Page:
Feeding fussy eaters can be a real challenge and meal times can easily become stressful and unenjoyable for both you and your child. You know they need to be eating healthy food: fruits, vegetables, wholegrains and lean meats; but how are they supposed to stay healthy when you can’t get them to eat the food in the first place?
Most parents who have dealt with toddlers have encountered some degree of fussy eating. As frustrating as it is, fussy eating is a normal part of a child’s development. Most children between 18 months and 5 years will go through a period of neophobia. This refers to a refusal to try new and unfamiliar foods. In evolutionary terms this makes sense – not eating something until the brain recognises it as safe.
Why do they seem to be so highly suspicious of vegetables in particular?
Probably due to many vegetables containing bitter compounds making them less palatable than sweeter foods. The high variety of crazy shapes and colours probably doesn’t help either.
They will also go through a period of refusing foods that they have previously happily accepted. This is believed to be more of a behavioural development issue. They’ve suddenly realised that they can enforce an influence on the world around them. For example, if they say “no” to peas, mum’s face makes the funniest expression and she pulls her hair out.
The toddler’s appetite
A toddler’s appetite is very different from that of an adult. The great thing about toddlers is that they don’t have all the social, cultural, emotional and psychological reasons for eating that adults do either.
The appetite of a toddler is simple. If a toddler stops eating they are full, and if a toddler continues eating they are hungry.
As parents, respecting these built in mechanisms helps our child grow up knowing to stop eating when they are full and to find something to eat when they are hungry. In order to survive in such a food abundant culture, cultivating the skill of ‘stop eating when you are full’, is important for their future health, especially in the prevention of obesity. We should not force our children to finish their plate, we want them to stop eating when they are full and learn to listen to their bodies. How many of us continue eating, even when we feel full, because we were brought up to not leave any food on our plates?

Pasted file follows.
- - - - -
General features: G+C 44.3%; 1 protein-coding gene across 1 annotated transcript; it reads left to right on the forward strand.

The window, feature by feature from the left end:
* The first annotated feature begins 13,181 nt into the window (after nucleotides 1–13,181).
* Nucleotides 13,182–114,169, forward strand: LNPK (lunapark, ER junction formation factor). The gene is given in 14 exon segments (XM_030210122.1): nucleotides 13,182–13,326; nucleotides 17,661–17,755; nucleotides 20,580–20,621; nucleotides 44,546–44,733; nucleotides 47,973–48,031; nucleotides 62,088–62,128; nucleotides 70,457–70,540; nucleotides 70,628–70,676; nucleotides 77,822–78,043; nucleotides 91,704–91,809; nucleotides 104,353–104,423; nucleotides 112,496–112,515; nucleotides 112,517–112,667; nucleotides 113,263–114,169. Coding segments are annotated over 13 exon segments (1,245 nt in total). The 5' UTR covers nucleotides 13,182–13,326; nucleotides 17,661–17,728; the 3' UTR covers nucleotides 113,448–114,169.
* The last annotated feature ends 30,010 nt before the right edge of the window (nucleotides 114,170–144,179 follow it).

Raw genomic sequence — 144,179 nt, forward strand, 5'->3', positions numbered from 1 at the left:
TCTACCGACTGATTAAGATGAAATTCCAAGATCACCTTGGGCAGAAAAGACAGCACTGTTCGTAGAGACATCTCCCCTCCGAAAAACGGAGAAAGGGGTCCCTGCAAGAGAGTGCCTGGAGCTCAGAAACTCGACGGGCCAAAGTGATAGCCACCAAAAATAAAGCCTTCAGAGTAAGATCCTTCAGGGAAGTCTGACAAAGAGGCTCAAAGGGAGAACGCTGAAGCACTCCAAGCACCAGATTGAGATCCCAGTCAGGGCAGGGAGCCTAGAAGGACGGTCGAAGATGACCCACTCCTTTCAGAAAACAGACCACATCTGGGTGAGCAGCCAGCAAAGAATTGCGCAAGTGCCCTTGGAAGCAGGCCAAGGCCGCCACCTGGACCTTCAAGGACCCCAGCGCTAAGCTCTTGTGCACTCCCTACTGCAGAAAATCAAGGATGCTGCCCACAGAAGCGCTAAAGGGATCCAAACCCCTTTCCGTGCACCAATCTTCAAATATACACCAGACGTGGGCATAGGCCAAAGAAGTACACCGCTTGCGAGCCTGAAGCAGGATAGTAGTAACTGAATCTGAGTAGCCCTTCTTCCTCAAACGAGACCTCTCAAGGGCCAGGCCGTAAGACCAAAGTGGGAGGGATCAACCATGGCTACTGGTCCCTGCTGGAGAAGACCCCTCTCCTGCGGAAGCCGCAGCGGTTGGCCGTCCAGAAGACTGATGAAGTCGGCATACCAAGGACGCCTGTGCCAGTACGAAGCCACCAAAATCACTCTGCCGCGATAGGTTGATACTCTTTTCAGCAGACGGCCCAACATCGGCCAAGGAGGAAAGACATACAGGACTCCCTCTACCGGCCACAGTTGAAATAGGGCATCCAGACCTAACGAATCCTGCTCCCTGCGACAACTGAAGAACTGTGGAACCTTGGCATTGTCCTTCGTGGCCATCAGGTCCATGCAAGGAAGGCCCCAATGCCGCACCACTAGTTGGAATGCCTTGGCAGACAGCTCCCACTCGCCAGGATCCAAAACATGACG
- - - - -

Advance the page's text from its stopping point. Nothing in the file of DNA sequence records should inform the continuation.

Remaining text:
Tips and tricks to get them eating
Never give up
Research has shown that repeatedly offering and exposing your child to a rejected food will do wonders in getting them to accept the new food you are offering. If you offer a food and it gets rejected, don’t worry, just try again the next day. It can take up to 10+ exposures before a child will accept a new food, so be persistent, it will happen eventually!
You are NOT an a la Carte restaurant
When you offer your child a meal, if they won’t eat it, don’t stress. Do your best to encourage them to at least taste it and then tell them that meal time is over. Don’t offer them anything else to eat. Assume they are simply not hungry. You are not a restaurant where they can send the meal back and get something else, you are a busy parent who only needs to cook one meal for the family.
A child will quickly learn, even as young as 8 months old, if they refuse a new food or something they’re not keen on, you’ll eventually offer them something they like. Do this repeatedly and you are creating a fussy child. Don’t worry about them starving, they won’t. Remember: a (healthy) toddler won’t let themselves go hungry and if they do go hungry because you have a stubborn one on your hands they’ll quickly learn they either eat what’s put in front of them or they don’t eat at all.